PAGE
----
“The Sculptress” by Minette Walters

The SculptressMy rating: 4 of 5 stars

When you read a lot of books, it can sometimes be difficult to recall which books you’ve read and which you haven’t. At least that’s the case in the time before social networking sites for books. (How did we ever survive?!?)

That’s what happened with “The Sculptress.” I’d thought I’d read it before based on the novel’s description and the opening chapters felt vaguely familiar. But for some odd reason I couldn’t recall the twists, turns and the solution to the mystery at the center of the book. (This is fairly unusual for a mystery novel and one of the caliber of Minette Walters’ works.)

Years before, Olive Martin confessed to the horrific crime of killing her mother and sister and then trying to dissect them in time to hide the evidence from her father. She wasn’t able to get the job of dissecting them done in time, called the police and confessed to the crime. Martin won’t pursue a plea of insanity and now sits in prison. Morbidly obese, Martin has a violent temper and mood swings and has earned the nickname “The Sculptress” for the figurines she carves out of whatever she can find.

Enter into the story, Roz Leigh, a former best-selling author in need of a book to keep her publishing career alive. She’s assigned the true-crime story of Olive in an attempt to salvage her career and publishing contract. At first, Roz is skeptical she can find a story to tell when it comes to Olive, but upon meeting her and talking to her, Roz begins to think Olive is innocent and may be covering up for someone else.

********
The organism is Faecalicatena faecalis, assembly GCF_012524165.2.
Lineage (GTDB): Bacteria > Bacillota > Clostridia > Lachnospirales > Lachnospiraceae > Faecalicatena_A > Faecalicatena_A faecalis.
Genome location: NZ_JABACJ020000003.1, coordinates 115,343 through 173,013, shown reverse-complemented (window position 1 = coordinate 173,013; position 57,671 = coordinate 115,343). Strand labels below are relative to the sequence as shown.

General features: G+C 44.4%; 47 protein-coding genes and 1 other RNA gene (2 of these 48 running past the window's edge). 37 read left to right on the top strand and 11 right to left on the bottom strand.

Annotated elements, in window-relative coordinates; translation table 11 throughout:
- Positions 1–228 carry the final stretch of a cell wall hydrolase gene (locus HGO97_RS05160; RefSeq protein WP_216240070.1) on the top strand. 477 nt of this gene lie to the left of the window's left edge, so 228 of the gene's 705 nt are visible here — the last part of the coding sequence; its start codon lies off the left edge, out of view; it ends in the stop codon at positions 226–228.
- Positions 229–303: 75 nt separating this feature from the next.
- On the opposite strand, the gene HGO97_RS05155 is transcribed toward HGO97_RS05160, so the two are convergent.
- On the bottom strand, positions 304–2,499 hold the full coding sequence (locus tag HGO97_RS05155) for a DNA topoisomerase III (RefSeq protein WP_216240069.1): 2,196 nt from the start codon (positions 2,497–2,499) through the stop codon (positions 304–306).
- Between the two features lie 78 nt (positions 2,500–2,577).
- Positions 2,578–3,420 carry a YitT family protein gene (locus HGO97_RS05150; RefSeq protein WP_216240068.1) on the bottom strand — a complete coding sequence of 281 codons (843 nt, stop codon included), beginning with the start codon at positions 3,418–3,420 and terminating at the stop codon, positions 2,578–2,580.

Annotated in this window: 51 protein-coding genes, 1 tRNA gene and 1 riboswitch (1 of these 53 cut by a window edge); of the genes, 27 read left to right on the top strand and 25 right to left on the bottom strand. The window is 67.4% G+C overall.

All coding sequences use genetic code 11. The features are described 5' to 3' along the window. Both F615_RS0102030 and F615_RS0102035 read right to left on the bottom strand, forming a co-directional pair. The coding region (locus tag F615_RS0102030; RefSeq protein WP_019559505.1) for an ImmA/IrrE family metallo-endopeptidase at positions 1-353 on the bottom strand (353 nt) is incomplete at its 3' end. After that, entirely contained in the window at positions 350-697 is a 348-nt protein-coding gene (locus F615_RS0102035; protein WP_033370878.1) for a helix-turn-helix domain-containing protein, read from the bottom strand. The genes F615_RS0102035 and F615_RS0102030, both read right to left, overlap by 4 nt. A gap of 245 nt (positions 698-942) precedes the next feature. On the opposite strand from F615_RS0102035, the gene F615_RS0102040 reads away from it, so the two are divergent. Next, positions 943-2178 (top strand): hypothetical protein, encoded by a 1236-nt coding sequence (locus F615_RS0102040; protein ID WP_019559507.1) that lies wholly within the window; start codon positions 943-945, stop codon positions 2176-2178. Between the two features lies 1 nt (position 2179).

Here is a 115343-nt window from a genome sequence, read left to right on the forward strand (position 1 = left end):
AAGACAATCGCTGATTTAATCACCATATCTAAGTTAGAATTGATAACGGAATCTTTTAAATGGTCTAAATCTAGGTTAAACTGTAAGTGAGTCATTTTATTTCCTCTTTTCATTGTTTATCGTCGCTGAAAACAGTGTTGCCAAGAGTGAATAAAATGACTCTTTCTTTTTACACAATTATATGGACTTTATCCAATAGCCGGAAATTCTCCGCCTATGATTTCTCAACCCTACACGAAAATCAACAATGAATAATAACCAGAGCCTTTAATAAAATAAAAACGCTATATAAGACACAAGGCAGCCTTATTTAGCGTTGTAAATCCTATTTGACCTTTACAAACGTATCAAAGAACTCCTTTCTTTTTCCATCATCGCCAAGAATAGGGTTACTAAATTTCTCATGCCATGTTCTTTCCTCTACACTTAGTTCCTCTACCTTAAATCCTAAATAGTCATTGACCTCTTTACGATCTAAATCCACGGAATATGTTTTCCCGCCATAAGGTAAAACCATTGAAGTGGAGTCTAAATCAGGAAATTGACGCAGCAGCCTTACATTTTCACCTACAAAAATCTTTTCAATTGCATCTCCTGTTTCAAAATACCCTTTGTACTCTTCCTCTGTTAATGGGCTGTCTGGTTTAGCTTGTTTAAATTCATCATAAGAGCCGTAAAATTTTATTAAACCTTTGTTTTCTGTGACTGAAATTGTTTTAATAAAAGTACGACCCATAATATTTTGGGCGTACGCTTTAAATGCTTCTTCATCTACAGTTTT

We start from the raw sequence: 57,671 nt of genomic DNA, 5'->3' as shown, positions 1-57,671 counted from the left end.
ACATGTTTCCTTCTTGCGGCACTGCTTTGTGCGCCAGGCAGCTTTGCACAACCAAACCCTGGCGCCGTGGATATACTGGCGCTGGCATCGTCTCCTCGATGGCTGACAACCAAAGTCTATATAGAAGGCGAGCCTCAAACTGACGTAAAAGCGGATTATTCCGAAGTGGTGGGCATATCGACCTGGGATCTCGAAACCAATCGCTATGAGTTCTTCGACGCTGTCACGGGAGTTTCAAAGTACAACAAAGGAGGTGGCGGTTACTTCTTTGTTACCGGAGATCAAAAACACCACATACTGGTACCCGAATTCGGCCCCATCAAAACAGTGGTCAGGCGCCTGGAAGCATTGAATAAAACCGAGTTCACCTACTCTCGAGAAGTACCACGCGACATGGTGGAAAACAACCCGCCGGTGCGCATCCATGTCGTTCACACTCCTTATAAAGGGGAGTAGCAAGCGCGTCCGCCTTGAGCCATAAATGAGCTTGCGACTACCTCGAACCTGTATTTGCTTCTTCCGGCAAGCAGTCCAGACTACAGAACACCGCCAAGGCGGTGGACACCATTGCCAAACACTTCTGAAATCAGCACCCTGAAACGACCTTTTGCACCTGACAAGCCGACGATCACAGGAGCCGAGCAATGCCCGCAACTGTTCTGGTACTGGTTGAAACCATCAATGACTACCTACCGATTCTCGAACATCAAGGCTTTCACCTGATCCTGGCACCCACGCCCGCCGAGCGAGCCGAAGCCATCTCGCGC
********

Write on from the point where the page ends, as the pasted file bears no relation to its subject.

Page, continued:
Roz also has some issues of her own–she’s suffering from depression.

The story delves into both mysteries over the course of the novel. We see some parallels between Olive and Roz–both are fleeing from a past they don’t want to accept because of pain associated with it. But neither are really living either, just marking time in the world. Both are in a prison–it’s just Olive’s that is a physical one.

Walters keeps the clues to what’s occurred flowing at a good rate. She doesn’t give away the entire game in the first few chapters, but she does plant the seeds. Readers will realize there’s something more to Roz than within the first few chapters and Walters shows and doesn’t tell what’s occurred to audience. It makes for a fascinating story and an intriguing mystery.

As does what really happened that fateful day in Olive’s kitchen.

One of the early works by Walters, “The Sculptress” shows the mystery writer on the top of her game. One of her best stories.

I’m still not sure why I don’t remember reading it the first time…

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